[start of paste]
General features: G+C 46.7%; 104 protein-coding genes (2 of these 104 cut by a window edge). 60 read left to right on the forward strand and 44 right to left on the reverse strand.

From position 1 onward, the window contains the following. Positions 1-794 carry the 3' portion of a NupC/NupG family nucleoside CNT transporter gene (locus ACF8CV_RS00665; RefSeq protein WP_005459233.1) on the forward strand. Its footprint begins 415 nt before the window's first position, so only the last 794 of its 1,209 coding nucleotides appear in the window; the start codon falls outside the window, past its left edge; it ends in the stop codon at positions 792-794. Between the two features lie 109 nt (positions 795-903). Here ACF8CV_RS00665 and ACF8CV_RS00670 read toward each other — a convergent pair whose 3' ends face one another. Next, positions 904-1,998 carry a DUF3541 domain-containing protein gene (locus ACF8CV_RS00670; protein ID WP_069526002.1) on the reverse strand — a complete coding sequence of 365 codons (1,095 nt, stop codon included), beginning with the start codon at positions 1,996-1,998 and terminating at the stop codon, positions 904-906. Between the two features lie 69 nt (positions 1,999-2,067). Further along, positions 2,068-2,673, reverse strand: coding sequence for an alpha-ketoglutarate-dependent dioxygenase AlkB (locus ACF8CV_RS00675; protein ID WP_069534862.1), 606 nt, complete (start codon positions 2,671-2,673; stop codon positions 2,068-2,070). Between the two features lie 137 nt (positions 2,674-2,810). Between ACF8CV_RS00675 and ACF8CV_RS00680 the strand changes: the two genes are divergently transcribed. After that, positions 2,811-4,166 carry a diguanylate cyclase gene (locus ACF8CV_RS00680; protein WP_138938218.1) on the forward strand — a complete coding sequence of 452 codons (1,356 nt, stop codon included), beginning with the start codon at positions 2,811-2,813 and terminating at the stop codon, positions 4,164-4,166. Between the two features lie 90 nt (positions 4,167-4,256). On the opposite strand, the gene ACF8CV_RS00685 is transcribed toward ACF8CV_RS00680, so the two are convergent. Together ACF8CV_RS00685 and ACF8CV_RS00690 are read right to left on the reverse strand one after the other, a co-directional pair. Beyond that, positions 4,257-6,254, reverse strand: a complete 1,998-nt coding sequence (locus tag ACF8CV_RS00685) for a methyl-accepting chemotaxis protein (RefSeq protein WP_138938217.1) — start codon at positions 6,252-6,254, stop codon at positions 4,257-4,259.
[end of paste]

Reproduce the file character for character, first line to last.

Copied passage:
General features: G+C 46.7%; 104 protein-coding genes (2 of these 104 cut by a window edge). 60 read left to right on the forward strand and 44 right to left on the reverse strand.

From position 1 onward, the window contains the following. Positions 1-794 carry the 3' portion of a NupC/NupG family nucleoside CNT transporter gene (locus ACF8CV_RS00665; RefSeq protein WP_005459233.1) on the forward strand. Its footprint begins 415 nt before the window's first position, so only the last 794 of its 1,209 coding nucleotides appear in the window; the start codon falls outside the window, past its left edge; it ends in the stop codon at positions 792-794. Between the two features lie 109 nt (positions 795-903). Here ACF8CV_RS00665 and ACF8CV_RS00670 read toward each other — a convergent pair whose 3' ends face one another. Next, positions 904-1,998 carry a DUF3541 domain-containing protein gene (locus ACF8CV_RS00670; protein ID WP_069526002.1) on the reverse strand — a complete coding sequence of 365 codons (1,095 nt, stop codon included), beginning with the start codon at positions 1,996-1,998 and terminating at the stop codon, positions 904-906. Between the two features lie 69 nt (positions 1,999-2,067). Further along, positions 2,068-2,673, reverse strand: coding sequence for an alpha-ketoglutarate-dependent dioxygenase AlkB (locus ACF8CV_RS00675; protein ID WP_069534862.1), 606 nt, complete (start codon positions 2,671-2,673; stop codon positions 2,068-2,070). Between the two features lie 137 nt (positions 2,674-2,810). Between ACF8CV_RS00675 and ACF8CV_RS00680 the strand changes: the two genes are divergently transcribed. After that, positions 2,811-4,166 carry a diguanylate cyclase gene (locus ACF8CV_RS00680; protein WP_138938218.1) on the forward strand — a complete coding sequence of 452 codons (1,356 nt, stop codon included), beginning with the start codon at positions 2,811-2,813 and terminating at the stop codon, positions 4,164-4,166. Between the two features lie 90 nt (positions 4,167-4,256). On the opposite strand, the gene ACF8CV_RS00685 is transcribed toward ACF8CV_RS00680, so the two are convergent. Together ACF8CV_RS00685 and ACF8CV_RS00690 are read right to left on the reverse strand one after the other, a co-directional pair. Beyond that, positions 4,257-6,254, reverse strand: a complete 1,998-nt coding sequence (locus tag ACF8CV_RS00685) for a methyl-accepting chemotaxis protein (RefSeq protein WP_138938217.1) — start codon at positions 6,252-6,254, stop codon at positions 4,257-4,259.